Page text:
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PIA and Business Opportunities

  • Nigeria is unique in Africa for having a proliferation of indigenous oil companies that are keen to expand and build on their upstream expertise.
  • These companies may end up being the main beneficiaries of the PIA, as foreign operators pull back and look to deploy their capital elsewhere.
  • The main problem for the Nigerian independents is getting access to capital, so there will be a greater opportunity for Nigerian banks to support them with loans and other kinds of financing.
  • There is also scope for Nigerian companies to buy into infrastructure, such as pipelines and refineries, and play an active role in the country's regeneration.
  • There is no lack of entrepreneurial talent in Nigeria, but there remains a deep lack of confidence in how the system functions and can be manipulated by the politicians. On the surface, at least, the PIA helps to address this.

 

The PIA - Business Opportunities: The Gas Industry Leads the Way

  • The PIA incentivizes gas monetization in Nigeria, with gas royalties now reduced by 2 percentage points to 5.0%. Royalties on gas can be as low as 2.5% for natural gas production targeted at domestic market.
  • This creates huge incentives for massive investment in gas business, since a significant share of power generation in Nigeria comes from gas.
  • A combination of insufficient gas supply and inadequate infrastructure has contributed significantly to inadequate power supply in Nigeria. We believe that this structural demand prospect for gas will justify investment in the business.
  • It is worth noting that Nigeria is a gas-rich country given the huge gas reserves it boasts of. In addition, gas prices in Nigeria are decoupled from the volatility in the global oil market, because prices are pegged at US$2.5 per million standard cubic feet.
  • Thus, we think there are ample opportunities for the upstream players to reallocate portfolios towards gas to extract more value.
  • We recognise that the FGN is also aware of this opportunity, following its declaration of 2021-2030 as a decade for gas.
  • We recall that NNPC partly owns ANOH gas project through the Nigerian Gas Company (NGC). ANOH recently completed its debt and equity final investment decision of US$650mn, with the project now looking set to produce its first gas by 2022.
  • In addition, NGC has also recently completed an FID on a US$3.6bn Integrated Gas Processing and Methanol Plant in Bayelsa, a project operated by the Brass Fertilizer Limited. All of these point to the opportunities in the Gas Industry.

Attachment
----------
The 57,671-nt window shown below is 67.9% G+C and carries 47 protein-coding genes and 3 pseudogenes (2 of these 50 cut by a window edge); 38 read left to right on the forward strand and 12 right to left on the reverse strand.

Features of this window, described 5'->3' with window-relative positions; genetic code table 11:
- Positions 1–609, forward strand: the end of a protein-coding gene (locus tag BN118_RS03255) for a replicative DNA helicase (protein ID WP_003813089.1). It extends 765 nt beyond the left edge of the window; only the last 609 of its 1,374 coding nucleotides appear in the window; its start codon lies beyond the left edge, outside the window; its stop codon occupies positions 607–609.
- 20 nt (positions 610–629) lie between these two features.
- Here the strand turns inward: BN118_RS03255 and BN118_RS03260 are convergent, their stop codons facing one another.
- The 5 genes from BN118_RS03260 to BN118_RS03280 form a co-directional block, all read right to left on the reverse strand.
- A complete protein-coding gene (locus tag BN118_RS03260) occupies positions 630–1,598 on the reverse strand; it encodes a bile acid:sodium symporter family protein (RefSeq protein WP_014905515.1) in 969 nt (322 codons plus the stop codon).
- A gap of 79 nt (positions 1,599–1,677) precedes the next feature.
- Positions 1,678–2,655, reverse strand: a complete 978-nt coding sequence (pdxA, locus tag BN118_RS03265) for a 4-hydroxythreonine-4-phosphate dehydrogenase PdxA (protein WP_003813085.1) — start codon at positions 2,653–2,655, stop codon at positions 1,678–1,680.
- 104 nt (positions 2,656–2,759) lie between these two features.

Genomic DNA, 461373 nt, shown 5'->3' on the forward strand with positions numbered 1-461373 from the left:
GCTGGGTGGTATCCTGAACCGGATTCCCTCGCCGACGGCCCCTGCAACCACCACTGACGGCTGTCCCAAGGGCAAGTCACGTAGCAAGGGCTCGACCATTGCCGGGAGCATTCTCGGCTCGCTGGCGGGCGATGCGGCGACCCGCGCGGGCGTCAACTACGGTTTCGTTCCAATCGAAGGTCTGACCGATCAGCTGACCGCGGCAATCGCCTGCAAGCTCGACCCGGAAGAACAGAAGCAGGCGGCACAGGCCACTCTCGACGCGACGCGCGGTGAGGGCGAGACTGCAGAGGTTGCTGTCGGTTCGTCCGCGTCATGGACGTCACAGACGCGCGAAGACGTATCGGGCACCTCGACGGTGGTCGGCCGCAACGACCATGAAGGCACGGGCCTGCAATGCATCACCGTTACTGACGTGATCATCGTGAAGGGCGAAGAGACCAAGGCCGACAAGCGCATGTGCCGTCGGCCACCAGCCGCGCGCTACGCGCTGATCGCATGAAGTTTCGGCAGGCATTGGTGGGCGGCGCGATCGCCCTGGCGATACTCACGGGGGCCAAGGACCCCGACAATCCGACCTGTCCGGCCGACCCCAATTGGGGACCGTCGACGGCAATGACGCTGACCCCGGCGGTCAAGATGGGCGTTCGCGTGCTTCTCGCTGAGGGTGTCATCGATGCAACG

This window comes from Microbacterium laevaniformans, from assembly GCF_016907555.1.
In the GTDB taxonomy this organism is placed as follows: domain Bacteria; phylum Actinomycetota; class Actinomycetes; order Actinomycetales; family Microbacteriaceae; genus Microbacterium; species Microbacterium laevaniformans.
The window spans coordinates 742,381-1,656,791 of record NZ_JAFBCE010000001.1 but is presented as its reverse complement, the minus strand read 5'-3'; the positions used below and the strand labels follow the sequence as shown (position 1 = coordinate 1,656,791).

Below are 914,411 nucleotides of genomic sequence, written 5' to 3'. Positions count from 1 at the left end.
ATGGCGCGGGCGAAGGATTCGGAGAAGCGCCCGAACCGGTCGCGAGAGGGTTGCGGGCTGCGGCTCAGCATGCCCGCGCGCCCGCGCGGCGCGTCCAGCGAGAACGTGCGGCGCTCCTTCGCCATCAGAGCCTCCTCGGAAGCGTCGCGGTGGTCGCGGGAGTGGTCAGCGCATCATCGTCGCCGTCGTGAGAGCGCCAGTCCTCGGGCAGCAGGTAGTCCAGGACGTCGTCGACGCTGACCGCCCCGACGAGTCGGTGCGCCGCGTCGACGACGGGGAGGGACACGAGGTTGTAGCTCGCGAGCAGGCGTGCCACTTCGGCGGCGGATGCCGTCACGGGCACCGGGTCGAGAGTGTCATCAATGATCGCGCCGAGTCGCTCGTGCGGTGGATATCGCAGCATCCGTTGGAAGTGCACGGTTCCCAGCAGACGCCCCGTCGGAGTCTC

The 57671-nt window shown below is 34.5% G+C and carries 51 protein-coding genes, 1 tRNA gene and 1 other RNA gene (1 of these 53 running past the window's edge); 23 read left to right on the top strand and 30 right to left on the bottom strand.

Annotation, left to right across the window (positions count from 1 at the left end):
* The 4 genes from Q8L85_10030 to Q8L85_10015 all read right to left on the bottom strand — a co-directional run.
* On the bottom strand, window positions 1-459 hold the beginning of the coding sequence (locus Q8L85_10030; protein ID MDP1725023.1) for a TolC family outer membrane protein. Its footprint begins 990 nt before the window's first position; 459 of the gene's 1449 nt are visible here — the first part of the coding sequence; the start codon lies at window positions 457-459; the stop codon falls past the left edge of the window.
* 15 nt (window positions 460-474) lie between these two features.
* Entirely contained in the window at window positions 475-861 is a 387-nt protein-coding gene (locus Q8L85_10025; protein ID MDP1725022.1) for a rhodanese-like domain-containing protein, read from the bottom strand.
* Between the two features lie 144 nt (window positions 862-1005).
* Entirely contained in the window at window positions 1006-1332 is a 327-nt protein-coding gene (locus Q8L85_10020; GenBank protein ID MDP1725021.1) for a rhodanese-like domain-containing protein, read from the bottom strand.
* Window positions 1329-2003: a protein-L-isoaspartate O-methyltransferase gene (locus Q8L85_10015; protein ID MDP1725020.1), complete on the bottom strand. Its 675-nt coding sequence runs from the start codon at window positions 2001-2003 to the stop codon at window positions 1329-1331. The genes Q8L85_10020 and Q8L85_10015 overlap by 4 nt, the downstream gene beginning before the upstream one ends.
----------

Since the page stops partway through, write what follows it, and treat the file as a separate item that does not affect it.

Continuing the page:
• For the downstream industry, players in this space will likely adjust portfolios towards the lubricant business, where margin is attractive, relative to white products.
  • That said, we think the fate of the downstream sector will continue to hang by the slimmest thread. Until the sector is completely deregulated, we believe the current industry structure will continue to squeeze profitability, and thus, deter new investment.  

 

Investors in the oil and gas industry are likely to be cautious for the following reasons:

 

1. Environmental/Climate Change concerns

  • The rapid pace of global energy transition towards low carbon-emitting and renewable sources could place a ceiling on the potential benefit that could accrue from the PIA, especially from the perspective of sector modernisation, transparency, and competitiveness when compared to oil-producing African countries.
  • While we understand that a host of final investment decisions (FIDs) are still pending on several offshore projects that are expected to create an additional capacity of about 900kb/d, it is reasonable to assume that international oil-producing companies are not likely to rush to Nigeria, especially as ESG (Economic, Social, and Governance)-driven pressure from investors continues to drive their energy transition strategy.
  • Although the reduction in taxes and an even clearer fiscal regime are welcome developments, these reductions may not induce huge fresh foreign investments into the oil and gas sector in Nigeria, mostly due to the undue ESG-driven paradigm imposed on IOCs.
  • Since the oil & gas industry remains one of the top contributors to global emissions, environmental concerns, together with the resulting drive for energy transition, have taken center stage in recent times.

 

2. High exposure risk of commercial banks to the oil and gas sector